Port of Olympia Q1 finance report shows environmental cost effects


The Port of Olympia reported its financial report for the first quarter 2024.

Finance Director Tad Kopf presented the report to the Port Commission on Monday, June 2024. In contrast to past reports, it showed how environmental costs affect the port’s bottom line.

For the first quarter, the port generated an income of around $3.36 million, which was ahead of its estimates of around $181,000.

Kopf attributed the difference to better-than-projected revenues and reduced operating maintenance expenses.

The total income does not account for debt service payments, but another table showed that the port paid around $308,000 in interest payments for the first quarter. Kopf said in May that the port needs to pay $4.62 million in debt service payments this year.

The port’s income is mainly derived from non-operating revenues, which include property taxes, interest income, and proceeds from property sales.

Kopf said that property taxes totaled $1.96 million, while interest income was around $164,000, which came from the Thurston County investment pool. Sales proceeds totaled $2.73 million, which mostly came from the sale of the Commerce Building Center, which was $2.65 million.

The port also earned around $80,000 from selling two buildings at Cleanwater Center.

Non-operating revenues totaled $4.88 million, offset by non-operating expenses of $1.59 million.

Business lines

Finance Director Tad Kopf presented a slide showing the income statement of the Port of Olympia’s four business lines and two cost centers for environmental and commission-related expenses.
Finance Director Tad Kopf presented a slide showing the income statement of the Port of Olympia’s four business lines and two cost centers for …

Per business line, only the airport and marine terminal saw profits at around $56,000 and $87,000, respectively.

The airport saw higher land rents but lower space and hangar rents. Operating salaries were up due to an unbudgeted new position, while maintenance salaries were down but will pick up later this year.

The marine terminal benefited from elevated loading fees as more ships came in than expected. Kopf said the trend will likely continue due to the situation in Suez Canal.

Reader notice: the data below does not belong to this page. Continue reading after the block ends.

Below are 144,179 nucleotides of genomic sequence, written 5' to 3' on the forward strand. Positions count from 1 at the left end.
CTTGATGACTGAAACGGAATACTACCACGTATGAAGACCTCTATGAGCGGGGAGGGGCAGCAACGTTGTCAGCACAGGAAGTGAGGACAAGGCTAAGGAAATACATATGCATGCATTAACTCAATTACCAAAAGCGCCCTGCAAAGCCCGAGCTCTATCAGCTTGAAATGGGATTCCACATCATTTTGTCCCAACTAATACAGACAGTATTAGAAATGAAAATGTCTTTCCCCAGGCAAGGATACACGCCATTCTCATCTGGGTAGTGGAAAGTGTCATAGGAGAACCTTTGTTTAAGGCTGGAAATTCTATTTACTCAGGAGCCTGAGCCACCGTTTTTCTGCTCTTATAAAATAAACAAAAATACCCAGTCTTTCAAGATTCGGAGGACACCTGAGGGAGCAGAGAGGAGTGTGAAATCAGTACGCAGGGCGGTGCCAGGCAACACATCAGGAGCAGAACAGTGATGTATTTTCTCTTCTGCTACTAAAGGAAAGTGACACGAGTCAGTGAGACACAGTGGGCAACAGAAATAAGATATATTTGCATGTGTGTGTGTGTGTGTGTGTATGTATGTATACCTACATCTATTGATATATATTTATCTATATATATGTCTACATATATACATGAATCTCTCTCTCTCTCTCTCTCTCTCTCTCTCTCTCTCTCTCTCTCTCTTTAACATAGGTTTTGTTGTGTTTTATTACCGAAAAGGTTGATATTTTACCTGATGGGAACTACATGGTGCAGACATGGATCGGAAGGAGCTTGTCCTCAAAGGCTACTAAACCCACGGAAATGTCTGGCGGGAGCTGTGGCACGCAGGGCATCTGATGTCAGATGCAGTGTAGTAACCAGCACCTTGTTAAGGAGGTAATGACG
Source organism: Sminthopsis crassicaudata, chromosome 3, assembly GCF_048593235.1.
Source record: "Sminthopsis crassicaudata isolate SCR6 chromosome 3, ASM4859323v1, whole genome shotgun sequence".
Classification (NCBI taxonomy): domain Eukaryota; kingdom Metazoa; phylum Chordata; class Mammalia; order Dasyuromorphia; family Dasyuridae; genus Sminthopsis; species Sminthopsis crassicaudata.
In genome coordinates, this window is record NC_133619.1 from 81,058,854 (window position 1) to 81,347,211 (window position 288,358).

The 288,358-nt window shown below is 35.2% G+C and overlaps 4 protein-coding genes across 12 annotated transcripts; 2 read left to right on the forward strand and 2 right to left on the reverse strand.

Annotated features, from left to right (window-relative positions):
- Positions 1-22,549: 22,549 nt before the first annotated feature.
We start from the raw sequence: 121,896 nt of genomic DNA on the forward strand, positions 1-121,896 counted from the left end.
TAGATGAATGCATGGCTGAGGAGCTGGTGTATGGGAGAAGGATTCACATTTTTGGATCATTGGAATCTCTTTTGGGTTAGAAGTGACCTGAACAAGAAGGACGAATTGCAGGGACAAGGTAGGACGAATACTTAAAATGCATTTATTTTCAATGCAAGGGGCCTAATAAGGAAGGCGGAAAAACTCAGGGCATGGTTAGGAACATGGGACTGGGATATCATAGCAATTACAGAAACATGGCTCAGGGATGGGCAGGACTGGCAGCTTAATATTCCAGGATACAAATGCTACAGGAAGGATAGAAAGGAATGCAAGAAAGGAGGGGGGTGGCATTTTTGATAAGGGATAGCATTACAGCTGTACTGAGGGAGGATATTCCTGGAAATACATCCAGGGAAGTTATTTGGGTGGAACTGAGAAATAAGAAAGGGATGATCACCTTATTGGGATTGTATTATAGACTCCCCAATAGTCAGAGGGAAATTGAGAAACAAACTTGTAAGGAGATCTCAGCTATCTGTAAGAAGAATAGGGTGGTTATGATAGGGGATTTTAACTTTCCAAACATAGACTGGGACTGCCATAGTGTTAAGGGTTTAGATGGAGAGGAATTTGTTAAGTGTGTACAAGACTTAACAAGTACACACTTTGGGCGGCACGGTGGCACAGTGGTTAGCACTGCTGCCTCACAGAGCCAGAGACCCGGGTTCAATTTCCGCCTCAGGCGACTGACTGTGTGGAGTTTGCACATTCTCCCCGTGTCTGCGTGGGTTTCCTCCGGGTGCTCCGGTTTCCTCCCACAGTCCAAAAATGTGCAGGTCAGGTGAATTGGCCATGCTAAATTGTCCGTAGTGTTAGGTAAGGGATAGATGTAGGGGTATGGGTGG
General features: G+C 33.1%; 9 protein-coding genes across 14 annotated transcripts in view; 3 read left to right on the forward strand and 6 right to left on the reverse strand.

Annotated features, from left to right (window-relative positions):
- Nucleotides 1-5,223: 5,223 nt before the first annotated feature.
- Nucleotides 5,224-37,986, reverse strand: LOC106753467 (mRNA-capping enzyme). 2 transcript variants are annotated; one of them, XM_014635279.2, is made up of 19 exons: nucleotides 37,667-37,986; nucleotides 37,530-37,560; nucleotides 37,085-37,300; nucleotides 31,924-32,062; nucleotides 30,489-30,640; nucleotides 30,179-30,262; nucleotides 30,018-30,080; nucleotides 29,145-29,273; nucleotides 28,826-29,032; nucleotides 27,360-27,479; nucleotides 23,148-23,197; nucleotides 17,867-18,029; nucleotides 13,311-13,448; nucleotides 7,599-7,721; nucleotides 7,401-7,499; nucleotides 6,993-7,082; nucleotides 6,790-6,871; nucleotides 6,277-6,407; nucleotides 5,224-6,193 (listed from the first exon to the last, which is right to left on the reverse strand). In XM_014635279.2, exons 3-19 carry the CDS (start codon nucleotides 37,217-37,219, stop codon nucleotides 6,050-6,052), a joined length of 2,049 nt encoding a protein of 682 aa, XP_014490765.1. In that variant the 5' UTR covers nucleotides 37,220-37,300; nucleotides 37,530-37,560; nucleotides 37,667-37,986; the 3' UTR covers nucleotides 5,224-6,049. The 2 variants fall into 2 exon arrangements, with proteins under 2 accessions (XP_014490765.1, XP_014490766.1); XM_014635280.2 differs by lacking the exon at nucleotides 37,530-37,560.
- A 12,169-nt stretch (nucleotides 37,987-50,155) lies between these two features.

The marine terminal also benefited from higher labor and rental fees, offset by higher costs from outside professional services that cover the work of longshoremen.

Meanwhile, the marina and boatyard lost around $299,000, while the properties segment lost $3,000.

The marina saw decreased moorage, collection fees, and space rentals.

The properties segment saw higher general and administrative costs due to increased insurance costs, offset by higher land and space rental and lower depreciation costs due to the sale of the Commerce Building Center.

Outside these segments, the port also spent $1.20 million on environmental expenses and around $103,000 in commission-related expenses.

Kopf noted that costs were evenly averaged across the year despite some expenses being associated with seasonal activities. The director said that in the future, they will consider allocating expenses per quarter by the weighted average to better reflect each quarter's financial situation.


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  • BobJacobs

    Once again, the Port is distorting the numbers to hide its deficits. This has gone on for decades. The new Port Commission was supposed to get this straightened out.

    Bob Jacobs

    Thursday, July 4 Report this

  • Boatyarddog

    I agree with BJacobs.

    The Report is vacant of explainable losses. How and why did the Boatyard lose $299,000. Why is it we don't know how many ships will be expected to dock/unload here.

    Thursday, July 4 Report this

  • Boatyarddog

    And the Airport has an new "unbudgeted" position?

    Please someone explain this?

    Thursday, July 4 Report this